With a big project that’s going to take me all month and beyond, it’s nice to say that I’ve already accomplished something in submitting three short stories. It’s nice to be able to wipe something off of the whiteboard.

Stories By the Numbers

Submitted: 3
Ready: 3
Rejected: 2 (“Game Night” and “Another Deadly Weapon”; both no response rejections)

Stories By the Numbers for 2010

Submitted: 14
Accepted: 2
Rejections: 23

Writing–First Draft Love/Hate

I have such a love/hate relationship with writing a first draft.

The love comes from the excitement I get from finally getting this idea that’s been drifting around in my head for days/weeks/months down on paper. Breathing life into my characters, letting the story unfold, putting in that little twist or three, filling in the details, giving myself something substantial to work with in revisions that makes the first draft worthwhile for me and makes up for the hate part.

Oh, and there’s so much I hate about writing the first draft.

Rarely does it ever come out right the first time. It’s not supposed to, I know that. That’s the point of a first draft. But, it frustrates me to no end when I can’t get what’s in my head onto the page, when the words I put on the paper don’t do my idea justice. The characters are two-dimensional, the mood isn’t right, the beginning is flat, the ending is awkward, and in my longer works there’s ALWAYS too much telling and not enough showing. The perfectionist in me hates it when I can’t get it rigth the first time. Of course, I know that’s what revisions are for and I’m one hell of a revisor. I actually like revising my first draft more than writing it most of the time. I love making something great out of something lackluster, and in some cases absolutely craptacular.

(Wait, weren’t we talking about hate? Damn love sneaking in there.)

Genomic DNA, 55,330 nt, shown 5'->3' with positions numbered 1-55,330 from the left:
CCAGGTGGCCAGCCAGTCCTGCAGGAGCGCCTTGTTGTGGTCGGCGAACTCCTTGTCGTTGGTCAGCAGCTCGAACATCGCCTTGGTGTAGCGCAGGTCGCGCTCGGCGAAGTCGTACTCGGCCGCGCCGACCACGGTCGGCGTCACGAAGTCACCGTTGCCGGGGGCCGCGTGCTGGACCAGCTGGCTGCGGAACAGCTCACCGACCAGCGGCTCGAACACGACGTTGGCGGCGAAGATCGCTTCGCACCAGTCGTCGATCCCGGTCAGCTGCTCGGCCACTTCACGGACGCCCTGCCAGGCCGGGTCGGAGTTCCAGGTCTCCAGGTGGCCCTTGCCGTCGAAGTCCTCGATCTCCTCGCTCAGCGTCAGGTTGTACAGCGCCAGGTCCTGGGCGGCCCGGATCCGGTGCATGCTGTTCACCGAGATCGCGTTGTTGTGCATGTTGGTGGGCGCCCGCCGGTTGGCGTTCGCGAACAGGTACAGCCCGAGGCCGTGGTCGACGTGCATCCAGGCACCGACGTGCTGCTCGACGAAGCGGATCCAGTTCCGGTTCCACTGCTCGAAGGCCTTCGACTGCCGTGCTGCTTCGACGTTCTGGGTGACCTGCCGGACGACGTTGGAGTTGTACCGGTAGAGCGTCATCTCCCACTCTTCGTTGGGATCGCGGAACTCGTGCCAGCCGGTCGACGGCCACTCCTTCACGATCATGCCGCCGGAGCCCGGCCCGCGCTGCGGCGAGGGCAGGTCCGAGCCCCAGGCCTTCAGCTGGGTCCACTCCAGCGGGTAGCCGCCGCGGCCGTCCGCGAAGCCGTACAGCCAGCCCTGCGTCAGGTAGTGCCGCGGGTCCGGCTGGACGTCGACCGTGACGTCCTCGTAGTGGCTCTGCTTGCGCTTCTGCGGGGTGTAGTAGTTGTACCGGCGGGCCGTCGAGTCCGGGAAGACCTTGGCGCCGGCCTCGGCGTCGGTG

The flip-side of this particular hate is that on the rare occurances that my first draft does go well and does adhere to my vision pretty closely, it worries me. It makes me think that I’m missing something, that I’m overlooking some glaring flaw that won’t be found until the story is rejected three or four times and then I finally see it and end up absolutely ashamed that I sent it out looking like that. Let the agony of self-doubt begin as I stare at that first draft wondering why more doesn’t demand to be rewritten.

First drafts, at least for me, are truly writer’s hell. I’ve yet to find a way to skip over that part and get right down to the revising. And if it wasn’t for the little bits of writing a first draft that I love, I’d be really bitter about that.

Stories By the Numbers

Stories Out: 2
Stories Ready: 3

Writing–Writing Around December

Stephen King has said he writes every day, even on Christmas. I only wish I was as gifted. I don’t write every day. I tried, I failed, I found a schedule that works for me.

I’ve got a whiteboard in which I put a monthly schedule, four months at a stretch. For every month, I write down what I want to accomplish in that month. From there, I organize my projects further by writing in my day planner what I want to work on for a given day. Sometimes I can do this all at once at the beginning of the month; sometimes I go week by week. Either way, my projects get scheduled and I stick to that schedule (mostly). When it comes to short stories, I sometimes have a lot of things going on in one month. This helps keep me organized. I thrive on organization. It makes up for my declining memory.

The goal of this monthly system is to get things done and get a few days off. If I get everything done in a timely fashion, then I have a few days off at the end of the month to let my brain rest. The more efficiently I get my work done, the more time I have for resting and working on goof projects (projects that are purely for pleasure). The more I slack during the month, the less time off I have, if I get any at all.

For the most part, this scheduling system works out very well for me. December, however, is the notable exception. It’s the busiest leg of the Holiday Gauntlet and I always think I can manage my time better than I’m actually capable of and end up overscheduling myself, much to my disappointment. It’s no way to end a year.